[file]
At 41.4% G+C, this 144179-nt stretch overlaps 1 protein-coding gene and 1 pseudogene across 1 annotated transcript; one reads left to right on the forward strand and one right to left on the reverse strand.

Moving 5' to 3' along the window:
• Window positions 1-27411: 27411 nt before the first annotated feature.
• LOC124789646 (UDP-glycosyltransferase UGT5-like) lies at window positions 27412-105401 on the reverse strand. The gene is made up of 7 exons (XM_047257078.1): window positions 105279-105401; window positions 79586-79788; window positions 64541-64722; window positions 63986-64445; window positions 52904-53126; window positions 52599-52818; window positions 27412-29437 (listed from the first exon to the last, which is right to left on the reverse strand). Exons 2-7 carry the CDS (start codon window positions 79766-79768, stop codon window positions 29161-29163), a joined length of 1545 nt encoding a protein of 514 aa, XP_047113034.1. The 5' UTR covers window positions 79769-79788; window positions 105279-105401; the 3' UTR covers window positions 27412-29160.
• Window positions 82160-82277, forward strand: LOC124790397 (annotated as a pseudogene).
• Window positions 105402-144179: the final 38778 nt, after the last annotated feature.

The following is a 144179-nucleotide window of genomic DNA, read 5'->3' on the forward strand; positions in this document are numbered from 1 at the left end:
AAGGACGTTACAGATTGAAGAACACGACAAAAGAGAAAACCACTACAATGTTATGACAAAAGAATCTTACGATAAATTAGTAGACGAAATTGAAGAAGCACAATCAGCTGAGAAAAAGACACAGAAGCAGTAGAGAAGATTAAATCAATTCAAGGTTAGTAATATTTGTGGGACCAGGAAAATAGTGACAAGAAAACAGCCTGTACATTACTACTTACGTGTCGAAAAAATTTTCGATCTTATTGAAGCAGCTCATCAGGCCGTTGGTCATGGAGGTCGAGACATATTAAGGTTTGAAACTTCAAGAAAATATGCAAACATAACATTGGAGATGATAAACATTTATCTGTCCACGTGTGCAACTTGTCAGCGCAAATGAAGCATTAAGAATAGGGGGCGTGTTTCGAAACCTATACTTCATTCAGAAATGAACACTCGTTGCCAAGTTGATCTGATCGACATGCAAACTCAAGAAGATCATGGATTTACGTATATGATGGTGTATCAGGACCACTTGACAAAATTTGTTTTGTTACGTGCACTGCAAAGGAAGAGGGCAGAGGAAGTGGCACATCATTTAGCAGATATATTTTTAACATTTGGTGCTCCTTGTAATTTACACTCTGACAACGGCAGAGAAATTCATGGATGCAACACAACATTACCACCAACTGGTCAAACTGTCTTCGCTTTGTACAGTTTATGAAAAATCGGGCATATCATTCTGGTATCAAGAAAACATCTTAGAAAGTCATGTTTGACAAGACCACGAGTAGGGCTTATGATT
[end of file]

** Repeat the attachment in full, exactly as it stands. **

At 41.4% G+C, this 144179-nt stretch overlaps 1 protein-coding gene and 1 pseudogene across 1 annotated transcript; one reads left to right on the forward strand and one right to left on the reverse strand.

Moving 5' to 3' along the window:
• Window positions 1-27411: 27411 nt before the first annotated feature.
• LOC124789646 (UDP-glycosyltransferase UGT5-like) lies at window positions 27412-105401 on the reverse strand. The gene is made up of 7 exons (XM_047257078.1): window positions 105279-105401; window positions 79586-79788; window positions 64541-64722; window positions 63986-64445; window positions 52904-53126; window positions 52599-52818; window positions 27412-29437 (listed from the first exon to the last, which is right to left on the reverse strand). Exons 2-7 carry the CDS (start codon window positions 79766-79768, stop codon window positions 29161-29163), a joined length of 1545 nt encoding a protein of 514 aa, XP_047113034.1. The 5' UTR covers window positions 79769-79788; window positions 105279-105401; the 3' UTR covers window positions 27412-29160.
• Window positions 82160-82277, forward strand: LOC124790397 (annotated as a pseudogene).
• Window positions 105402-144179: the final 38778 nt, after the last annotated feature.

The following is a 144179-nucleotide window of genomic DNA, read 5'->3' on the forward strand; positions in this document are numbered from 1 at the left end:
AAGGACGTTACAGATTGAAGAACACGACAAAAGAGAAAACCACTACAATGTTATGACAAAAGAATCTTACGATAAATTAGTAGACGAAATTGAAGAAGCACAATCAGCTGAGAAAAAGACACAGAAGCAGTAGAGAAGATTAAATCAATTCAAGGTTAGTAATATTTGTGGGACCAGGAAAATAGTGACAAGAAAACAGCCTGTACATTACTACTTACGTGTCGAAAAAATTTTCGATCTTATTGAAGCAGCTCATCAGGCCGTTGGTCATGGAGGTCGAGACATATTAAGGTTTGAAACTTCAAGAAAATATGCAAACATAACATTGGAGATGATAAACATTTATCTGTCCACGTGTGCAACTTGTCAGCGCAAATGAAGCATTAAGAATAGGGGGCGTGTTTCGAAACCTATACTTCATTCAGAAATGAACACTCGTTGCCAAGTTGATCTGATCGACATGCAAACTCAAGAAGATCATGGATTTACGTATATGATGGTGTATCAGGACCACTTGACAAAATTTGTTTTGTTACGTGCACTGCAAAGGAAGAGGGCAGAGGAAGTGGCACATCATTTAGCAGATATATTTTTAACATTTGGTGCTCCTTGTAATTTACACTCTGACAACGGCAGAGAAATTCATGGATGCAACACAACATTACCACCAACTGGTCAAACTGTCTTCGCTTTGTACAGTTTATGAAAAATCGGGCATATCATTCTGGTATCAAGAAAACATCTTAGAAAGTCATGTTTGACAAGACCACGAGTAGGGCTTATGATT